Phillip (42m 23s): That’s absolutely accurate. And they were thrilled. And they actually tell this story more often than I do as a, as a learning opportunity for them and for the infertility, the organization that was mediating all of this really changed a lot of their practices, on future projects as a result of their experience. So not only did they get, not only did the policymakers get the data, but they had much more confidence that the data was accurate because the gardeners wanted to get it right, because it mattered to them rather than just filling in some spaces on a worksheet to get it done. So yeah, there, they got what they wanted and they, they appreciated that in the end.
Valerie (43m 2s): You know, Meg, I can slip in one more companion story to that. That speaks to your question about shifting the Power because Global Learning Partners was involved some years ago with a number of projects in Ethiopia. One of them was to really from scratch collaboratively, conceptualize, design, implement, and evaluate an effort to better protect women in the sex industry, from HIV and AIDS. And although the, the funders and the really original drivers of this initiative laid it out in that way, a relatively narrow goal, you know, it was focused on HIV and AIDS.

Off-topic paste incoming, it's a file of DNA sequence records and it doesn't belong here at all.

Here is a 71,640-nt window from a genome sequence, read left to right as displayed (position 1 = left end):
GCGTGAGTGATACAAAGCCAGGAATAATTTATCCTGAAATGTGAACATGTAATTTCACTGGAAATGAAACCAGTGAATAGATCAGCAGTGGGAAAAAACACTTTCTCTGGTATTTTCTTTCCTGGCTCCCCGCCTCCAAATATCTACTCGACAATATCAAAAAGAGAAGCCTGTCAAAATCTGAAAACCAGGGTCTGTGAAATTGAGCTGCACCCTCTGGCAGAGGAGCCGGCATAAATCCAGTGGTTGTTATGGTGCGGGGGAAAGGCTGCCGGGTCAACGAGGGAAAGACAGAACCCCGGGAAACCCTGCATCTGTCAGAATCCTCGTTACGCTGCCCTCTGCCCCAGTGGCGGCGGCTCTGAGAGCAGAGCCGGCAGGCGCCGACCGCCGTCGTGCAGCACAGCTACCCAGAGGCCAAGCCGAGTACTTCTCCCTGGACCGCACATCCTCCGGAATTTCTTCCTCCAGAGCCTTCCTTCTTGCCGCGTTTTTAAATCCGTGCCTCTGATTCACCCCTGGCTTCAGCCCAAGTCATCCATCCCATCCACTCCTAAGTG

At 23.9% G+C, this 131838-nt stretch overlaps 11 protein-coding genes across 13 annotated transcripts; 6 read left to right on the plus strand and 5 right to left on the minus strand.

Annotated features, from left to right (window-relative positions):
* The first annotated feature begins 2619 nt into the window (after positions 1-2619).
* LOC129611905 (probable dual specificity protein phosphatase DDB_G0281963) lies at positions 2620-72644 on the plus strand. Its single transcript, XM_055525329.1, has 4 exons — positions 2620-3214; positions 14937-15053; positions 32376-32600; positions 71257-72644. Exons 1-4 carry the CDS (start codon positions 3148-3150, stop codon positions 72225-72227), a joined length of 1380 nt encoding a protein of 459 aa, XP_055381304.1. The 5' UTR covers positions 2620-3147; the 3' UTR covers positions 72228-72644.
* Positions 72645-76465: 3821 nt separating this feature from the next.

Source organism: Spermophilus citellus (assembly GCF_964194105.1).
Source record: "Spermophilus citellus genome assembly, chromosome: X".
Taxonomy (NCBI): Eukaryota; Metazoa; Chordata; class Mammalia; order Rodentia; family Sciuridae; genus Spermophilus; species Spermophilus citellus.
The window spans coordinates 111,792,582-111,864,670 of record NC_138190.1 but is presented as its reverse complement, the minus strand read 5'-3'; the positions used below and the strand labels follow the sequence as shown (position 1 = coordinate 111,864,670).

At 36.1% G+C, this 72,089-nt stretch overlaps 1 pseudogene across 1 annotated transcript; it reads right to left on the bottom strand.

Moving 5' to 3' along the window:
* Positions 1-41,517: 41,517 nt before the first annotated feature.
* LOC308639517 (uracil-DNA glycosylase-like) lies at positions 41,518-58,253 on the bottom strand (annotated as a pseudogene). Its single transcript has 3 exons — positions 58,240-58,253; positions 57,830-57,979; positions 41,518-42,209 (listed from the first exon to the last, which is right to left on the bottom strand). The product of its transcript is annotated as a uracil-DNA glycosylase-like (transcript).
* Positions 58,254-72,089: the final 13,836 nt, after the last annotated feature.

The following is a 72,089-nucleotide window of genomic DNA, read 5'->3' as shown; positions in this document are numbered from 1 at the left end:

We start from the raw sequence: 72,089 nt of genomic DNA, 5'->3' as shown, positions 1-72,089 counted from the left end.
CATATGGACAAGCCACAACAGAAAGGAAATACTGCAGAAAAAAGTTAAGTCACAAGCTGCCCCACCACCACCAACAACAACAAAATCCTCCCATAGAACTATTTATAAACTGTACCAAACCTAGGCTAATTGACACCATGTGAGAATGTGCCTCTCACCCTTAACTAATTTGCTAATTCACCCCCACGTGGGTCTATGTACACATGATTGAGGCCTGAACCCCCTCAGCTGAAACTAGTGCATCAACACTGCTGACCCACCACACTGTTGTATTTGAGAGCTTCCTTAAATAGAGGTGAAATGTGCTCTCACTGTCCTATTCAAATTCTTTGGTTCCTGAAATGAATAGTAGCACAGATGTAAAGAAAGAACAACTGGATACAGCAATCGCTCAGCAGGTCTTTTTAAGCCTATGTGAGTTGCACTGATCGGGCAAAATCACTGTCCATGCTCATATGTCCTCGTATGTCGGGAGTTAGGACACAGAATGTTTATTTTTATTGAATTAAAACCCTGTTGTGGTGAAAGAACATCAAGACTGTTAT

Valerie (43m 52s): They discovered as we did, as this project unfolded using a Learning Centered Approach, that there was so much more that these women wanted to learn about and do for themselves and for their families. And that the secondary skills I’ll say that we’ve talked about a bit during this podcast that we’re built of, you know, a greater confidence, greater ability to really voice themselves, greater ability to reach out for information and use that information to their benefit played out over the course of this project. And when the final evaluation was done, what surfaced was not only that the women had learned what they needed to learn, right- about HIV and AIDS and protection and from other sexually transmitted disease in the use of the clinic’s in the use of the condoms, but what they had gained compare to other women who were not involved in this initiative was a greater sense of hope.